DISMISSING TOM SAWYER. John Sutherland began his attack on Twain by quoting Loving in dismissing TOM SAWYER: “Loving is surely correct in claiming that…THE ADVENTURES OF TOM SAWYER is ‘possibly the most overrated work in American literature.'” (Sutherland’s quote is a little misleading because he omits Loving’s qualification. Loving says: “Considered as adult literature, THE ADVENTURES OF TOM SAWYER is possibly the most overrated work in American literature.”) Loving faults TOM SAWYER, just as Sutherland faults all of Twain’s work save HUCKLEBERRY FINN, for lacking a weighty theme. Loving asks: “Where is [TOM SAWYER’s]] theme, other than the sentimental one that childhood is a time of innocence and worthy of celebration?” Yet, HUCKLEBERRY FINN draws power from its contrast with the idyllic picture of small town life presented in TOM SAWYER. One theme shared by TOM SAWYER and HUCKLEBERRY FINN is the contrast between real life and the romantic and sentimental fantasies in books. TOM SAWYER is set in the same world—the same town—as HUCKLEBERRY FINN, only everything has been sentimentalized and idealized—and romanticized by Tom Sawyer himself. The character of Tom Sawyer believes the stories in the boys’ books he has read. (A sentence from TOM SAWYER: “‘You see,’ said Tom, ‘people don’t go much on hermits, now-a-days…but a pirate’s always respected.'”) In TOM SAWYER, Tom’s book-shaped idea of the world is ridiculed, but things generally work out for Tom. Tom’s appearance in HUCKLEBERRY FINN dramatizes how the conventions of books don’t fit with real life.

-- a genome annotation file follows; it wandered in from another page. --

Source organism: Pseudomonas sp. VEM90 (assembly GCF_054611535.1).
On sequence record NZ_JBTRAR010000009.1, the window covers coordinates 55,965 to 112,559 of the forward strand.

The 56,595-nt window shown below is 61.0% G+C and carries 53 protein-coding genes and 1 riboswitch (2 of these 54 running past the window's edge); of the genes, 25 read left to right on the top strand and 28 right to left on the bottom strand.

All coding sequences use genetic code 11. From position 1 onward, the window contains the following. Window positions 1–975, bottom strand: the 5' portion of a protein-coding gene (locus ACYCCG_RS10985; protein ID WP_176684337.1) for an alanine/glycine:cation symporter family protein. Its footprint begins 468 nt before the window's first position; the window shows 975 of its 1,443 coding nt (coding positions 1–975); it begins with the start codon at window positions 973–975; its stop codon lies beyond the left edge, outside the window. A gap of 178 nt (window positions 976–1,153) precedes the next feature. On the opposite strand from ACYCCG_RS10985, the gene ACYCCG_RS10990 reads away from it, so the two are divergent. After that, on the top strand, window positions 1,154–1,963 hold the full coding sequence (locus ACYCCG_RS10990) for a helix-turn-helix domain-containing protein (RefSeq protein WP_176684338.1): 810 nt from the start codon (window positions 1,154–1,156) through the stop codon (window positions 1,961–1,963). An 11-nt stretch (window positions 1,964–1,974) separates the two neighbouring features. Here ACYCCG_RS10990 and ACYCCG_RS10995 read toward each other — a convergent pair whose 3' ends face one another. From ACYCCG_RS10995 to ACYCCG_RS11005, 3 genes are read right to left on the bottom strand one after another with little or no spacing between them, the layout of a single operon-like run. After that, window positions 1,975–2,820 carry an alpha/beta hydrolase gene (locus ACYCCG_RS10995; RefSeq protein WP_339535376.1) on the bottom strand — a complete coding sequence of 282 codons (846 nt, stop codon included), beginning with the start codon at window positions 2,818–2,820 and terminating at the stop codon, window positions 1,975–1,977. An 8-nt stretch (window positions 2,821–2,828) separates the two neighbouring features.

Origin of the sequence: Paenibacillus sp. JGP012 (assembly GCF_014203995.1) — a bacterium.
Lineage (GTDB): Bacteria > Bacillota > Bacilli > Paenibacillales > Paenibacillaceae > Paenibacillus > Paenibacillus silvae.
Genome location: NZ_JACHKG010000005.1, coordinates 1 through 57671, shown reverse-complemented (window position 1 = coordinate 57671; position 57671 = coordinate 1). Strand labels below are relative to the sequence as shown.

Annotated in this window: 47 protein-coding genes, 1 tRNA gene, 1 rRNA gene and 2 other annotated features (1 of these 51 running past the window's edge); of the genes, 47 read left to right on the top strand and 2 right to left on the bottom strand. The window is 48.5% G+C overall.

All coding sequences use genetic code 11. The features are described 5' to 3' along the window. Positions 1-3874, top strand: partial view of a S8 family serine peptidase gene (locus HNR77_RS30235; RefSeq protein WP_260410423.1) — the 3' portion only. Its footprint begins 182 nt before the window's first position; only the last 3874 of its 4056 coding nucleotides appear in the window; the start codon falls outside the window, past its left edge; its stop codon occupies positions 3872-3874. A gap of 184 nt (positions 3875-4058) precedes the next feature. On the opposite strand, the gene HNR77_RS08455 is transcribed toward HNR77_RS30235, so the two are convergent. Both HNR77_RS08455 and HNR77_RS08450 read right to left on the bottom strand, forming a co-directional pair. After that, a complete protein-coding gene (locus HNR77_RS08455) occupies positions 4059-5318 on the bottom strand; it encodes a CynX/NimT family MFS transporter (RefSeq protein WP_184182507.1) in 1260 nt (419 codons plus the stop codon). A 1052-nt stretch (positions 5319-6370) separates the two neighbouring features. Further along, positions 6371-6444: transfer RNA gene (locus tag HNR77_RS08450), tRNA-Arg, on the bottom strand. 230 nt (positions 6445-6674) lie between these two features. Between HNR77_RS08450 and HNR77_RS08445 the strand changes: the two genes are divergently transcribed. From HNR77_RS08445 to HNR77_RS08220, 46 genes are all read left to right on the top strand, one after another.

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  1. Nick says:

    As with Dickens criticism in your earlier post, the criteria here are nebulous and subjective. “Overrated” is inherently a relative term, for starters. Secondly, how often, when discussing very good things, does the term “overrated” simply nitpick about how MUCH we should revere something of quality?

  2. Philip says:

    I’m comfortable with throwing around terms like “overrated” and “underrated” because of years of applying the terms to baseball players. and using nebulous and subjective criteria to do so. (Admittedly, the criteria have gotten more objective recently.)

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